So, how do you top the surprise hit of Table for Six <飯戲攻心> which went on to become the third highest-grossing Hong Kong movie ever made? The predominantly single-location comedy, which was released during the Mid-Autumn Festival in 2022, amassed a whopping HK$77.3 million (!).
Part of the first movie’s success lies in Sunny Chan’s knack for witty dialogue and above all, Dayo Wong’s subtle comic timing, even though the rest of the ensemble cast is just as good. Frankly, I always thought Table for Six <飯戲攻心> serves better as a one-off and a sequel is unnecessary.
But when the first movie made this much, the studio inevitably wanted to green-lit a sequel. And so, here we are — the gang’s back including Louis Cheung, Stephy Tang, Ivana Wong, Lin Min-Chen and Peter Chan Charm-Man. Except for the lead actor Dayo Wong, who is nowhere to be seen in this highly-anticipated sequel.
Sunny Chan, who also wrote the screenplay, doesn’t abandon Dayo Wong’s Steve character as his name is frequently mentioned throughout the movie. And yet, not having him physically appear in the sequel sure makes a lot of difference. He’s the heart and soul that unites and strengthens the first movie and I have to say his absence is sorely missed.
This leaves Steve’s younger half-brother, Bernard (Louis Cheung) to take on the mantle as we learn he is now running a business as a wedding planner alongside Monica (Stephy Tang), Lung (Peter Chan Charm-Man), Josephine (Ivana Wong) and Meow (Lin Min-Chen). They do whatever is necessary to promote their business from social media exposure to staging a bogus marriage proposal to attract media coverage.
We also have a will-they-or-won’t-they-finally-marry angle between longtime partners Bernard and Monica as well as Lung and Josephine. Meow, in the meantime, drowned her sorrow after Steve left her abruptly.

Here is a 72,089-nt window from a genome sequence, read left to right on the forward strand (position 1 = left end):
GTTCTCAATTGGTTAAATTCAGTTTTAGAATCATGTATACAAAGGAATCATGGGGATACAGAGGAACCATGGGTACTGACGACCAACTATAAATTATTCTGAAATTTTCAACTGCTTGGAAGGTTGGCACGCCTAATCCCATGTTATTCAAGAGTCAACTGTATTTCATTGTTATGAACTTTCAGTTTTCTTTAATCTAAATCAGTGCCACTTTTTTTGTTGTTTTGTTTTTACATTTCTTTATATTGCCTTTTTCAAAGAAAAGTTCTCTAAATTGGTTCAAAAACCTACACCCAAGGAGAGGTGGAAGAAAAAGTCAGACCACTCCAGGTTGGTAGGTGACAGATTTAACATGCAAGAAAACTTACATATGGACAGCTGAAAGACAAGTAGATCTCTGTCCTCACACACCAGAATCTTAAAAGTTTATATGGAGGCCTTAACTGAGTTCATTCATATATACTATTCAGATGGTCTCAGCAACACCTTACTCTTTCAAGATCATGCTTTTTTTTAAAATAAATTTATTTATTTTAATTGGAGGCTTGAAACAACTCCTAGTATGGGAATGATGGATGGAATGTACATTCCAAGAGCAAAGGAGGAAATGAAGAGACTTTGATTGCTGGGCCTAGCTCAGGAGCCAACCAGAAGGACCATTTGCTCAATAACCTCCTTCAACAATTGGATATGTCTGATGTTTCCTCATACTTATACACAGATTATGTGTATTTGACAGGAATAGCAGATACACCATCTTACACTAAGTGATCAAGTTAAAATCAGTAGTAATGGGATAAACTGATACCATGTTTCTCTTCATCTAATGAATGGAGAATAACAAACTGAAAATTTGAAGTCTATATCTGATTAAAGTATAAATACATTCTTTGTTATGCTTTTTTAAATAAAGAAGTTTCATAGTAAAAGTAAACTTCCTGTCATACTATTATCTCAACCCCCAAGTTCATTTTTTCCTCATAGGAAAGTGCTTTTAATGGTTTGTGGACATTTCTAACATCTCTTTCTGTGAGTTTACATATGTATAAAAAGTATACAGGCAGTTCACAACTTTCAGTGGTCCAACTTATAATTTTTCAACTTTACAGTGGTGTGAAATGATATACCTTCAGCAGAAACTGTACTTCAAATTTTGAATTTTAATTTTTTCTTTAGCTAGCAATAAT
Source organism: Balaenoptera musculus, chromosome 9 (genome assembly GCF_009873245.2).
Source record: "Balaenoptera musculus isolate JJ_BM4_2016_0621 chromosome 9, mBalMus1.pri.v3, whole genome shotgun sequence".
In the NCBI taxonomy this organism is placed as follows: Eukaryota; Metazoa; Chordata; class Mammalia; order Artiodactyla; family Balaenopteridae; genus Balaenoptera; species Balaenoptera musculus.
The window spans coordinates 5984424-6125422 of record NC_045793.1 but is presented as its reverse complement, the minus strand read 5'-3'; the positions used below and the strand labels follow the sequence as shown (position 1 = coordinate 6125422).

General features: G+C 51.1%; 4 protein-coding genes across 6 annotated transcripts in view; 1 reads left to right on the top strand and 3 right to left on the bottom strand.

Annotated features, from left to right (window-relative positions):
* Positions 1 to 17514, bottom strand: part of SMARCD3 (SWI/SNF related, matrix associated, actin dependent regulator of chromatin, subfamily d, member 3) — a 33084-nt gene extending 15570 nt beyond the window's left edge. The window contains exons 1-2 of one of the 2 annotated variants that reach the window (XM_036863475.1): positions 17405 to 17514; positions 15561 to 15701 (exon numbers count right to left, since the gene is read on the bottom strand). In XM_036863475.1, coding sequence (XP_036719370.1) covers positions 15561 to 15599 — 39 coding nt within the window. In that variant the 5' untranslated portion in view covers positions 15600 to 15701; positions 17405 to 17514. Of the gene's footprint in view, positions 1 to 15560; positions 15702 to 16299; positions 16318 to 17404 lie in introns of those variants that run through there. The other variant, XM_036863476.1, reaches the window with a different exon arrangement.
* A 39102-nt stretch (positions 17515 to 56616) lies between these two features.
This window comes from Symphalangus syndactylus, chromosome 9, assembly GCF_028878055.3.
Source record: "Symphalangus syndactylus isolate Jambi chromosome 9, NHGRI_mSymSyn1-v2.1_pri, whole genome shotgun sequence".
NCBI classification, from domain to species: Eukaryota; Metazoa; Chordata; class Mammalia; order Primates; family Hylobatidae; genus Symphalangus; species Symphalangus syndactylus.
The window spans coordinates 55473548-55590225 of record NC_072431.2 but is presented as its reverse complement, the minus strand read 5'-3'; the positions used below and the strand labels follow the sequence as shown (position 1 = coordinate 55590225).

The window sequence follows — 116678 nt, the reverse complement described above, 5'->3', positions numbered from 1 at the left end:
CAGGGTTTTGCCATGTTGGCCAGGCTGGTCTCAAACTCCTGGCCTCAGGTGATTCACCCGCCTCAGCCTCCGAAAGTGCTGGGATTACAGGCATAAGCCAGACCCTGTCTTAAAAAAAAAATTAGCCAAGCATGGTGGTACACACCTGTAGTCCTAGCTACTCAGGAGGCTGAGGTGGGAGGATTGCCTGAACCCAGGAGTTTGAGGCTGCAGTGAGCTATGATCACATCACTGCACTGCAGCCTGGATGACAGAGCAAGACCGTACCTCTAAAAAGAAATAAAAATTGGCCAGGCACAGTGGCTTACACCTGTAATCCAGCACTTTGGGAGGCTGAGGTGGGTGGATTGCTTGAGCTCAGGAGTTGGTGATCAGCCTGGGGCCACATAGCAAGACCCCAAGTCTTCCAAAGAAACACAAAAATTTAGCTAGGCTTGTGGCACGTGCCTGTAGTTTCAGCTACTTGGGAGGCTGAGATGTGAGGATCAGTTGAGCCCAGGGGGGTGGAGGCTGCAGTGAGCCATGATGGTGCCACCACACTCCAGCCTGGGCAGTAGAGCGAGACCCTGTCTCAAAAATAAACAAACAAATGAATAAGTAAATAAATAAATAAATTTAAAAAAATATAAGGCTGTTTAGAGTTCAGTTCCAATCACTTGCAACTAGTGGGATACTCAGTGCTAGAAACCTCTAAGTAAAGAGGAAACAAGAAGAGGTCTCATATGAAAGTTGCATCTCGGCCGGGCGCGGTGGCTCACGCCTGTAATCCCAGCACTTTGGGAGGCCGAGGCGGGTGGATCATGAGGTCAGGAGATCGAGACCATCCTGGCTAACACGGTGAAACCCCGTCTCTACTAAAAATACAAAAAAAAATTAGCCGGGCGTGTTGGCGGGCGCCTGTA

Now, what’s a sequel with more additional cast? Chan introduces more family members, namely Uncle Six (Tse Kwan-Ho) and Josephine’s respective mother and grandmother played by Michelle Yim and Helena Law Lan. Then, there’s a famous pop star idol named Mark Gor (Jeffrey Ngai), who is more than just a singer.
Table for Six 2 <飯戲攻心2> even expands its single-set apartment to larger locations, both indoors and outdoors — all lavishly designed with more colours and whatnots since the story takes place during wedding ceremonies and dinners. With a bigger budget this time around, Chan does a good job levelling up the production values and costume designs.
But the sequel’s 133-minute length tends to overstay its welcome, particularly during the protracted third act that feels like it goes on forever. Chan is too preoccupied with the elaborate wedding setups and loud, yet petty shenanigans surrounding the conflicting uncles. Except for Tse Kwan-Ho’s refreshingly comedic turn for a change as Uncle Six, most new cast additions — I forgot to mention Jennifer Yu, Wu Fung, Ho Kai-Wa and Renci Yeung — are merely glorified familiar faces to attract more audiences and fans.
While the first movie did a great job exploring sibling rivalry, family dynamics and love triangles, the sequel gets lost easily amidst all the flashy visuals. Chan’s commitment to living up to the vibrant hor sui pin (Lunar New Year films) vibe is understandable but then again, the first movie’s unique charm lies in his contrary approach. I’m not sure why he chose to fall back to typical how-loud-and-colourful-can-one-go storytelling in the spirit of hor sui pin.
Not surprisingly, the comedy is a hit-and-miss affair and frankly, most of them try too hard to score some laughs. There are repetitive gags over Meow’s “Cantonese is hard to figure out” bits, cringey moments of Mark Gor’s showboating and not to forget, the overreliance on movie montage songs, making me feel as if Chan rather gives us broad storytelling than something shrewd seen in the first movie.
Table for Six 2 <飯戲攻心2> works best in some of its individual scenes. Chan hasn’t completely lost his directorial prowess with affecting moments revolving around Bernard, Monica, Lung and Josephine. The sequel also emphasises the importance of family values and Chan doesn’t forget to incorporate the intimate portrait of food offerings, notably Josephine’s re-creation of a long-lost dish consisting of roasted stuffed pigeon with shark fin.